Have you ever felt separated from your body or your surroundings? Lost track of chunks of time and can't explain what happened? Found yourself in an unfamiliar location without knowing how you got there? If so, you may have experienced dissociation, or what I like to call "interrupted awareness." Dissociation is closely related to trauma. I will outline below some key features of this experience and what to do about them.
1. To dissociate involves mentally separating from the sense of real world experience for a period of time, usually because what is happening in the moment is intolerable, painful, or disturbing. This can include actual painful events or flashbacks to events that happened in the past. It's important to try to stay grounded in the present during these experiences by keeping your eyes open, and reminding yourself of your surroundings.
In its most basic form, dissociation is a normal cognitive response when the nervous system is overwhelmed by outer stimuli. For instance, say you are riding your bike and hit something in the road causing you to fall and hit your head on the pavement. You might feel stunned and confused as you try to stand up. You may feel briefly disconnected from the outer world, as you piece together what just happened. You may feel like you are inside a dream. This is a natural response to an unexpected frightening event, as your brain attempts to process complex and overwhelming information, including the emotional fear response and the physical sensations of injury. The brain attempts to buffer the experience for you.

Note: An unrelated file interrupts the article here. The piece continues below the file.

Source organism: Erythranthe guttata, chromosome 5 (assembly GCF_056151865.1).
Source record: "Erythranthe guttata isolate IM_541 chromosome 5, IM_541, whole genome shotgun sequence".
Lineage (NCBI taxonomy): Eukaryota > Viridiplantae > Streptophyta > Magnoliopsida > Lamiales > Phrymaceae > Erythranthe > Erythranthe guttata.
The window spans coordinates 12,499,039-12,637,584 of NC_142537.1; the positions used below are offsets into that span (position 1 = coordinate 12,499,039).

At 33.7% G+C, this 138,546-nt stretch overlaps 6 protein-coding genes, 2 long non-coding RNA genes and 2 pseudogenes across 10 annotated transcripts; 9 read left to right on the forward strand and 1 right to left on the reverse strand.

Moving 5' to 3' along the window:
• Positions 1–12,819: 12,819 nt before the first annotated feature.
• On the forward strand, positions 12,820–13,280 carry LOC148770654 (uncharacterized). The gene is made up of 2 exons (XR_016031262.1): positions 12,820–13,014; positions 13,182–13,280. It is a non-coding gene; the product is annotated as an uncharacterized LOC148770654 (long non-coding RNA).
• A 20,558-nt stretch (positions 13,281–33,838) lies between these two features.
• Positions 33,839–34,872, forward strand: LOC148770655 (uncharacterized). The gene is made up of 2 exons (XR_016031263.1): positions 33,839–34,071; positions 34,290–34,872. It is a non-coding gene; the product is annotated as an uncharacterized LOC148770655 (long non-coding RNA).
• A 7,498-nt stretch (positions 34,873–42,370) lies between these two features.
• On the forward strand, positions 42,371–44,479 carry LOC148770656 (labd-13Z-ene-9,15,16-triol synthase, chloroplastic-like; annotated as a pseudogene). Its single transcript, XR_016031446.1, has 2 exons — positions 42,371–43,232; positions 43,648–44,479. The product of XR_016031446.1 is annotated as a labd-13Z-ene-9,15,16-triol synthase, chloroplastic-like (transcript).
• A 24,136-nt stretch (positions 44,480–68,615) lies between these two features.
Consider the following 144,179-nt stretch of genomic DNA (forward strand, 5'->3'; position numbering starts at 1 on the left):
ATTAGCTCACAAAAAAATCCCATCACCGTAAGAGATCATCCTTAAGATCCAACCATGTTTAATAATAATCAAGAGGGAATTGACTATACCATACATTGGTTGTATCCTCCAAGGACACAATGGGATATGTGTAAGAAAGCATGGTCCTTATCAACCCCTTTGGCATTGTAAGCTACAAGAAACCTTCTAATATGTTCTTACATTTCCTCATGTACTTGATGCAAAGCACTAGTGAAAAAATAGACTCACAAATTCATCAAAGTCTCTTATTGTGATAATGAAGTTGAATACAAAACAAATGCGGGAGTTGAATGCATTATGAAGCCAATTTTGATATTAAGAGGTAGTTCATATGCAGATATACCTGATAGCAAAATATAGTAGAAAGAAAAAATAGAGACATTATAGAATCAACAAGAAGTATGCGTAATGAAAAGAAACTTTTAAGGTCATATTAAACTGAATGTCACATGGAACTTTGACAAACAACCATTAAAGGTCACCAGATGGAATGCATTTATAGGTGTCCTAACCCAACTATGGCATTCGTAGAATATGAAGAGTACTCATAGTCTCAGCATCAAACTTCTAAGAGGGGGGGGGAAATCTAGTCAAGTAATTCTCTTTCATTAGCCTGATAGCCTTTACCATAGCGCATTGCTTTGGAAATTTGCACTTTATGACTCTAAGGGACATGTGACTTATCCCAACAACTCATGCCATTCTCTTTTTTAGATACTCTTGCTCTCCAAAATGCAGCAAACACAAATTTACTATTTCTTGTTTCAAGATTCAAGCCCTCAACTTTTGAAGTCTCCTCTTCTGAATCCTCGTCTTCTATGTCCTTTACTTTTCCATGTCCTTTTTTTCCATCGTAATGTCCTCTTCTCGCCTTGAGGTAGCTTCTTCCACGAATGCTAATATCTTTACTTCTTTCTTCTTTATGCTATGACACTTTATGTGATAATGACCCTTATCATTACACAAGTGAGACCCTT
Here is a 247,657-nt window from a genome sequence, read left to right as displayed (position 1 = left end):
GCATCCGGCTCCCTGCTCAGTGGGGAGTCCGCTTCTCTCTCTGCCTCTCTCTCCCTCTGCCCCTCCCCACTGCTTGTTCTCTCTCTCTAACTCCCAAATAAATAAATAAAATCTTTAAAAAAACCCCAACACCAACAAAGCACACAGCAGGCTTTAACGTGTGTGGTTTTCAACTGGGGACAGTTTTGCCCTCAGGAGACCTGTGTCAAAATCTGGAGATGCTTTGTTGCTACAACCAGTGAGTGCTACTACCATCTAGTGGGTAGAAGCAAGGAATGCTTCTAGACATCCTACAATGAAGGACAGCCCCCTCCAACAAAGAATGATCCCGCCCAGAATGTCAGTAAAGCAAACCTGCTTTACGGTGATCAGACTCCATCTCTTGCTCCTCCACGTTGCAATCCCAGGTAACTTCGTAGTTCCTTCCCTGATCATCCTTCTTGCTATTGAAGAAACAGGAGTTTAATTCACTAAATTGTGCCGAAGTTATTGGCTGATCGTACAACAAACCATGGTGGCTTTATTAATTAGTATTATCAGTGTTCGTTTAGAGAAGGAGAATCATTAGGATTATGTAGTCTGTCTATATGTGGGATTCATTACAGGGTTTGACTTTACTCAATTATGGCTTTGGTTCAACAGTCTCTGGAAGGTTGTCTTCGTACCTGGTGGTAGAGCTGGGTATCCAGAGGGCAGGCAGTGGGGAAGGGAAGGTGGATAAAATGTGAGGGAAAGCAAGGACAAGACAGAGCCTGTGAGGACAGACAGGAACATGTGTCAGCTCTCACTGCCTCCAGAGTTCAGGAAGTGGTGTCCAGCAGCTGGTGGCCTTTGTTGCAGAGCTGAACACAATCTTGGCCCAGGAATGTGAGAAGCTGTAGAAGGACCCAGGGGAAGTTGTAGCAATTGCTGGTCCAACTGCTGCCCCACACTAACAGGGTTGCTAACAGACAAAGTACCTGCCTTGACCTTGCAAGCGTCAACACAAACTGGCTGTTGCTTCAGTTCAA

2. Dissociation is usually a result of past trauma that was repetitive in nature. Just how falling off a bike one time may produce a brief dissociative experience as the brain recovers, more severe and persistent trauma will likely produce a dramatic dissociative experience. Persistent trauma endured over long periods of time like childhood abuse and neglect, particularly when the perpetrator was/is a caregiver, often produces the more difficult forms of dissociation that endure over time and impede your ability to live your life day to day. You may have frequent flashbacks to your trauma that catch you off-guard at work or school. You may have difficulty remembering what's happened to you, and lose track of bits of time in your day. You may not be able to piece together your life story they way other people do. Trauma is best treated with a qualified professional who is trained specifically to help manage its long term effects. Trauma therapy is not always about going back in time and re-telling the story (or stories) of what happened to you. In fact, sometimes retelling the stories can be inadvertently re-traumatizing. Rather, the goal of therapy is to help you live the best you can in the present, to integrate your trauma experiences into your identity in a meaningful way, and to help you move forward by taking action according to your personal values.